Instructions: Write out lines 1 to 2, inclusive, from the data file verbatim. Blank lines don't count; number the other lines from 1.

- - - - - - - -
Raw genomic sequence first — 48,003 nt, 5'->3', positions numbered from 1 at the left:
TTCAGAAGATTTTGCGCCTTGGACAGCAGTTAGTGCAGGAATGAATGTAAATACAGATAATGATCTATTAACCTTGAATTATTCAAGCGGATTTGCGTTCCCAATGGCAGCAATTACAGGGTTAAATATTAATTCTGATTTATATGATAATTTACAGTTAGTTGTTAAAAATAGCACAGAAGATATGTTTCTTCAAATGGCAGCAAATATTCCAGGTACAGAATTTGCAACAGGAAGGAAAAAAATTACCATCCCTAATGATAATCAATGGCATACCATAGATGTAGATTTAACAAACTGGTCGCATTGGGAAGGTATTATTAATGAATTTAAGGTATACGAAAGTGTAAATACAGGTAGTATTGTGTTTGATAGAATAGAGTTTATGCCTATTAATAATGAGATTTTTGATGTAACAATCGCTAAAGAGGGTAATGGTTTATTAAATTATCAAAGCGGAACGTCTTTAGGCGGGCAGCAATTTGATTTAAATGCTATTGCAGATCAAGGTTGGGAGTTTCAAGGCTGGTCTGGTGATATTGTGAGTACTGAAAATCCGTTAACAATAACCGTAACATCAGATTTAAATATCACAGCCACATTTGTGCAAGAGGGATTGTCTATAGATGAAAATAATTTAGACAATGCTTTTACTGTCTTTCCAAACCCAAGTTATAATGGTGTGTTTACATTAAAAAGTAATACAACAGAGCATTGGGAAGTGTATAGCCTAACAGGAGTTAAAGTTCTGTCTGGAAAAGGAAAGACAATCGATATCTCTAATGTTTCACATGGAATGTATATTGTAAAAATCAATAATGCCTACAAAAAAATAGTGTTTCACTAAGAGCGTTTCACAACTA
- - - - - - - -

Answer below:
Raw genomic sequence first — 48,003 nt, 5'->3', positions numbered from 1 at the left:
TTCAGAAGATTTTGCGCCTTGGACAGCAGTTAGTGCAGGAATGAATGTAAATACAGATAATGATCTATTAACCTTGAATTATTCAAGCGGATTTGCGTTCCCAATGGCAGCAATTACAGGGTTAAATATTAATTCTGATTTATATGATAATTTACAGTTAGTTGTTAAAAATAGCACAGAAGATATGTTTCTTCAAATGGCAGCAAATATTCCAGGTACAGAATTTGCAACAGGAAGGAAAAAAATTACCATCCCTAATGATAATCAATGGCATACCATAGATGTAGATTTAACAAACTGGTCGCATTGGGAAGGTATTATTAATGAATTTAAGGTATACGAAAGTGTAAATACAGGTAGTATTGTGTTTGATAGAATAGAGTTTATGCCTATTAATAATGAGATTTTTGATGTAACAATCGCTAAAGAGGGTAATGGTTTATTAAATTATCAAAGCGGAACGTCTTTAGGCGGGCAGCAATTTGATTTAAATGCTATTGCAGATCAAGGTTGGGAGTTTCAAGGCTGGTCTGGTGATATTGTGAGTACTGAAAATCCGTTAACAATAACCGTAACATCAGATTTAAATATCACAGCCACATTTGTGCAAGAGGGATTGTCTATAGATGAAAATAATTTAGACAATGCTTTTACTGTCTTTCCAAACCCAAGTTATAATGGTGTGTTTACATTAAAAAGTAATACAACAGAGCATTGGGAAGTGTATAGCCTAACAGGAGTTAAAGTTCTGTCTGGAAAAGGAAAGACAATCGATATCTCTAATGTTTCACATGGAATGTATATTGTAAAAATCAATAATGCCTACAAAAAAATAGTGTTTCACTAAGAGCGTTTCACAACTA